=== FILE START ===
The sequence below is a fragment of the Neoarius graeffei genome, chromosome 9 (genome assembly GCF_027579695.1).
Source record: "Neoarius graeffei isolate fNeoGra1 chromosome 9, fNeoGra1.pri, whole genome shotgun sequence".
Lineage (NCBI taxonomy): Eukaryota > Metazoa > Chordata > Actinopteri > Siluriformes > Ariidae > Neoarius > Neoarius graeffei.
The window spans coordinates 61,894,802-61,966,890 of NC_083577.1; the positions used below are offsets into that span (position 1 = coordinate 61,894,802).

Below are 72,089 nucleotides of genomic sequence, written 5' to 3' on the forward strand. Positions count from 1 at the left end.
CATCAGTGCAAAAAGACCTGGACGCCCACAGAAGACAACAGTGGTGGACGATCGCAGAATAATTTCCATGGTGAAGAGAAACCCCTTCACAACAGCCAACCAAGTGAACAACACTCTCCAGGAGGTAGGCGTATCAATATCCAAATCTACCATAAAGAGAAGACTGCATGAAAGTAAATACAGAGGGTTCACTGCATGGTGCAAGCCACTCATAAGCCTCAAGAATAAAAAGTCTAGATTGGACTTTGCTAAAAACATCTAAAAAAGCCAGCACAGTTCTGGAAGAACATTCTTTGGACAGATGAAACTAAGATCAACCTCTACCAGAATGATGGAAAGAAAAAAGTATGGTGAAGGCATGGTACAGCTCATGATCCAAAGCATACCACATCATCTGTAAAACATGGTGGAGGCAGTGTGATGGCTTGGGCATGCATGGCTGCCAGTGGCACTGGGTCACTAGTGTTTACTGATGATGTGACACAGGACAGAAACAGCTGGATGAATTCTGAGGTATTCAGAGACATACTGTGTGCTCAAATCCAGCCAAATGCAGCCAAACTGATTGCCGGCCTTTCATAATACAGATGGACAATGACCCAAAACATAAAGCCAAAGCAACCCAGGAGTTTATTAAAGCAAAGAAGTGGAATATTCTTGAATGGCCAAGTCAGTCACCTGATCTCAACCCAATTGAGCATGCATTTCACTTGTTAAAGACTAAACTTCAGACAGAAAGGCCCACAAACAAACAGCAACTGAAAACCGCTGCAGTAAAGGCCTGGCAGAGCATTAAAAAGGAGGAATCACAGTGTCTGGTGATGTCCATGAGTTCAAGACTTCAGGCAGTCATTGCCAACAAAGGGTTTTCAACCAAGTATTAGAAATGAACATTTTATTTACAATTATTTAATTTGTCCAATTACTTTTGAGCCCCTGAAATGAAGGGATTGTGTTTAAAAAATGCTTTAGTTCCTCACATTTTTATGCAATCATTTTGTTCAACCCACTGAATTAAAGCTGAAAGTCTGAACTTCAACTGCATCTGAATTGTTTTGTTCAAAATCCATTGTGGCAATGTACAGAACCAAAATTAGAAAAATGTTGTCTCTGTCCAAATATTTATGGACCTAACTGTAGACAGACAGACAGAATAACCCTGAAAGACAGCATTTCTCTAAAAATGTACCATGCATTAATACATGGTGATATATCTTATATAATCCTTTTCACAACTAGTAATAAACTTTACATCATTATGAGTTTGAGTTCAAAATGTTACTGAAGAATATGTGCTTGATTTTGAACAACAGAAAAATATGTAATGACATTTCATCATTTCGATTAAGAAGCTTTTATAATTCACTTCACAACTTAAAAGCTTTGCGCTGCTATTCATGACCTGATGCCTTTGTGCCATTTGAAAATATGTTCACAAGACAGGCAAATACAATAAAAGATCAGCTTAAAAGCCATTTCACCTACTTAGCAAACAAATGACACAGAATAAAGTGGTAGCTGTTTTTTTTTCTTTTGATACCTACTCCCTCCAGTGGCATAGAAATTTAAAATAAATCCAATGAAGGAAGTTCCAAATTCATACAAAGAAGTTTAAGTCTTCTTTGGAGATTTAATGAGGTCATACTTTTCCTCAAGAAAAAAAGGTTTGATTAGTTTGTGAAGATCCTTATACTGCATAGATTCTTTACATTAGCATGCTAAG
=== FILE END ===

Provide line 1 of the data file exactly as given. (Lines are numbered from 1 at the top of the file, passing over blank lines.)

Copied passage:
The sequence below is a fragment of the Neoarius graeffei genome, chromosome 9 (genome assembly GCF_027579695.1).